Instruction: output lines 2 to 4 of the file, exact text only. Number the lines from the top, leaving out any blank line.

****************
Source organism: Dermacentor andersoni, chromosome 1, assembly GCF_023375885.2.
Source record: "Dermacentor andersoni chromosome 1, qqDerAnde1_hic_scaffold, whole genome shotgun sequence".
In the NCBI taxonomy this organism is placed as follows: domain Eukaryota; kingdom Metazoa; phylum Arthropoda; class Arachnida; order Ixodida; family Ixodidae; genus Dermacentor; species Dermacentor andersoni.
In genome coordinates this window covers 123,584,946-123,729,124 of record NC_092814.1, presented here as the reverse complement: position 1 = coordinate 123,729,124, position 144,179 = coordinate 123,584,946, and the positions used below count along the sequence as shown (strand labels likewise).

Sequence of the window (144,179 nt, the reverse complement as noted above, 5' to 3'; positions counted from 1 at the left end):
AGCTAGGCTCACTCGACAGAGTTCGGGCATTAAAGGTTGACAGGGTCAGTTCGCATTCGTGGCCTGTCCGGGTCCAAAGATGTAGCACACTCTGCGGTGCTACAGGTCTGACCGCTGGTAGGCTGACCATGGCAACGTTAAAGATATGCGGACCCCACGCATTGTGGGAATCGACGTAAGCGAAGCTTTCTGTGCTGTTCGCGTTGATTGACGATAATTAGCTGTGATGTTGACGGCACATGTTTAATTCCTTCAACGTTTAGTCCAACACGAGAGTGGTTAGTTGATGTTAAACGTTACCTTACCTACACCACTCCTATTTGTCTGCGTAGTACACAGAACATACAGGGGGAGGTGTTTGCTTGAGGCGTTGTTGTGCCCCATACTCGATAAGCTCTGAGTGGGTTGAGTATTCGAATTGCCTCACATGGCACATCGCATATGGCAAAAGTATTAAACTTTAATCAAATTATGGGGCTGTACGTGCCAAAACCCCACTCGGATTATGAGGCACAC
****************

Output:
Source record: "Dermacentor andersoni chromosome 1, qqDerAnde1_hic_scaffold, whole genome shotgun sequence".
In the NCBI taxonomy this organism is placed as follows: domain Eukaryota; kingdom Metazoa; phylum Arthropoda; class Arachnida; order Ixodida; family Ixodidae; genus Dermacentor; species Dermacentor andersoni.
In genome coordinates this window covers 123,584,946-123,729,124 of record NC_092814.1, presented here as the reverse complement: position 1 = coordinate 123,729,124, position 144,179 = coordinate 123,584,946, and the positions used below count along the sequence as shown (strand labels likewise).